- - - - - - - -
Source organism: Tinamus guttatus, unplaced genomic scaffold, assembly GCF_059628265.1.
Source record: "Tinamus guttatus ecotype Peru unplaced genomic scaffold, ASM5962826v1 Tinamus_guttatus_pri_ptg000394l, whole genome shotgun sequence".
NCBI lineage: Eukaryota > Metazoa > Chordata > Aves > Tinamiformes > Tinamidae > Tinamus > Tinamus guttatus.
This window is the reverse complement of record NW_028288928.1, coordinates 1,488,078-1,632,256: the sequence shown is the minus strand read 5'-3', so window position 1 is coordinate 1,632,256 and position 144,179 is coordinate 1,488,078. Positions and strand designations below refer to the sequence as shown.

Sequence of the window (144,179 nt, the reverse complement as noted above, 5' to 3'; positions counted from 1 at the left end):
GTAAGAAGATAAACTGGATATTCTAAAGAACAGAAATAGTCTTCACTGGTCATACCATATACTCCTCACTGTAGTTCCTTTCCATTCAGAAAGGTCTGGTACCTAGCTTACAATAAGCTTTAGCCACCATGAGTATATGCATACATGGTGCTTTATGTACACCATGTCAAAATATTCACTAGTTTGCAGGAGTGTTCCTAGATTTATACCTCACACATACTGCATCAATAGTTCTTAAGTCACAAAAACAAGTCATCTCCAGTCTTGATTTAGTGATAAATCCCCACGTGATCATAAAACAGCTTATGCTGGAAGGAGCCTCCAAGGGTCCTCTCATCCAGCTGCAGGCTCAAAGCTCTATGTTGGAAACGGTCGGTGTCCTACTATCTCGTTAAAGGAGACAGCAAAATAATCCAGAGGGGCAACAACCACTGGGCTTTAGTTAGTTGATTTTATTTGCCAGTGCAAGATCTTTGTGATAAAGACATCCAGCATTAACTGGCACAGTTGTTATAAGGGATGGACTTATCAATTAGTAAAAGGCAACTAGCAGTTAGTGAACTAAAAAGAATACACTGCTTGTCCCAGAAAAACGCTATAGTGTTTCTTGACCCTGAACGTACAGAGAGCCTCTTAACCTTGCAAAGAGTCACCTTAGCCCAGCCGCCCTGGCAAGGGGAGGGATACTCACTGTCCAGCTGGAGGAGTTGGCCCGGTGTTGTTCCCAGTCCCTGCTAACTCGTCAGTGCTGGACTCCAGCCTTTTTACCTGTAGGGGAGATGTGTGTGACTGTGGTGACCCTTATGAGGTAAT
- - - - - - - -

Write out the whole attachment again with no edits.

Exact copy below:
Source organism: Tinamus guttatus, unplaced genomic scaffold, assembly GCF_059628265.1.
Source record: "Tinamus guttatus ecotype Peru unplaced genomic scaffold, ASM5962826v1 Tinamus_guttatus_pri_ptg000394l, whole genome shotgun sequence".
NCBI lineage: Eukaryota > Metazoa > Chordata > Aves > Tinamiformes > Tinamidae > Tinamus > Tinamus guttatus.
This window is the reverse complement of record NW_028288928.1, coordinates 1,488,078-1,632,256: the sequence shown is the minus strand read 5'-3', so window position 1 is coordinate 1,632,256 and position 144,179 is coordinate 1,488,078. Positions and strand designations below refer to the sequence as shown.

Sequence of the window (144,179 nt, the reverse complement as noted above, 5' to 3'; positions counted from 1 at the left end):
GTAAGAAGATAAACTGGATATTCTAAAGAACAGAAATAGTCTTCACTGGTCATACCATATACTCCTCACTGTAGTTCCTTTCCATTCAGAAAGGTCTGGTACCTAGCTTACAATAAGCTTTAGCCACCATGAGTATATGCATACATGGTGCTTTATGTACACCATGTCAAAATATTCACTAGTTTGCAGGAGTGTTCCTAGATTTATACCTCACACATACTGCATCAATAGTTCTTAAGTCACAAAAACAAGTCATCTCCAGTCTTGATTTAGTGATAAATCCCCACGTGATCATAAAACAGCTTATGCTGGAAGGAGCCTCCAAGGGTCCTCTCATCCAGCTGCAGGCTCAAAGCTCTATGTTGGAAACGGTCGGTGTCCTACTATCTCGTTAAAGGAGACAGCAAAATAATCCAGAGGGGCAACAACCACTGGGCTTTAGTTAGTTGATTTTATTTGCCAGTGCAAGATCTTTGTGATAAAGACATCCAGCATTAACTGGCACAGTTGTTATAAGGGATGGACTTATCAATTAGTAAAAGGCAACTAGCAGTTAGTGAACTAAAAAGAATACACTGCTTGTCCCAGAAAAACGCTATAGTGTTTCTTGACCCTGAACGTACAGAGAGCCTCTTAACCTTGCAAAGAGTCACCTTAGCCCAGCCGCCCTGGCAAGGGGAGGGATACTCACTGTCCAGCTGGAGGAGTTGGCCCGGTGTTGTTCCCAGTCCCTGCTAACTCGTCAGTGCTGGACTCCAGCCTTTTTACCTGTAGGGGAGATGTGTGTGACTGTGGTGACCCTTATGAGGTAAT